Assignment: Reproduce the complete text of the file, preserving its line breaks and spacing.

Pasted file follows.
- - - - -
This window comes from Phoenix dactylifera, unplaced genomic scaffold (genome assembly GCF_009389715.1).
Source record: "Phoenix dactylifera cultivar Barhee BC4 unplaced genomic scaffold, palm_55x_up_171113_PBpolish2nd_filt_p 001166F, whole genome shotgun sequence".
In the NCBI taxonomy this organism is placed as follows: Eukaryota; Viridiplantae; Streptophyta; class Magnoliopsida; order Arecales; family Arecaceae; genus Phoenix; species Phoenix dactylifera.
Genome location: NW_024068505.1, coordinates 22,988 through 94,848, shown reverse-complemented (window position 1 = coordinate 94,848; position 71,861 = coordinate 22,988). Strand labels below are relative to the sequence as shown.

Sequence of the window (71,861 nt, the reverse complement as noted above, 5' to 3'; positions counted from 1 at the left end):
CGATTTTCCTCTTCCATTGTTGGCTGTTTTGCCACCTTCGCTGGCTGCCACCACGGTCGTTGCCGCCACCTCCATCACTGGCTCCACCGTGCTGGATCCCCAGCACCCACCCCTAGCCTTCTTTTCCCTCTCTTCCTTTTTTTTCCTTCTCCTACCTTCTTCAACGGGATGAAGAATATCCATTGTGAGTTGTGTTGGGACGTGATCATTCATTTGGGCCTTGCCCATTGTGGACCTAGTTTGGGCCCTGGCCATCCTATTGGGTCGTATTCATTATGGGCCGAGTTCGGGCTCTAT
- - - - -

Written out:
This window comes from Phoenix dactylifera, unplaced genomic scaffold (genome assembly GCF_009389715.1).
Source record: "Phoenix dactylifera cultivar Barhee BC4 unplaced genomic scaffold, palm_55x_up_171113_PBpolish2nd_filt_p 001166F, whole genome shotgun sequence".
In the NCBI taxonomy this organism is placed as follows: Eukaryota; Viridiplantae; Streptophyta; class Magnoliopsida; order Arecales; family Arecaceae; genus Phoenix; species Phoenix dactylifera.
Genome location: NW_024068505.1, coordinates 22,988 through 94,848, shown reverse-complemented (window position 1 = coordinate 94,848; position 71,861 = coordinate 22,988). Strand labels below are relative to the sequence as shown.

Sequence of the window (71,861 nt, the reverse complement as noted above, 5' to 3'; positions counted from 1 at the left end):
CGATTTTCCTCTTCCATTGTTGGCTGTTTTGCCACCTTCGCTGGCTGCCACCACGGTCGTTGCCGCCACCTCCATCACTGGCTCCACCGTGCTGGATCCCCAGCACCCACCCCTAGCCTTCTTTTCCCTCTCTTCCTTTTTTTTCCTTCTCCTACCTTCTTCAACGGGATGAAGAATATCCATTGTGAGTTGTGTTGGGACGTGATCATTCATTTGGGCCTTGCCCATTGTGGACCTAGTTTGGGCCCTGGCCATCCTATTGGGTCGTATTCATTATGGGCCGAGTTCGGGCTCTAT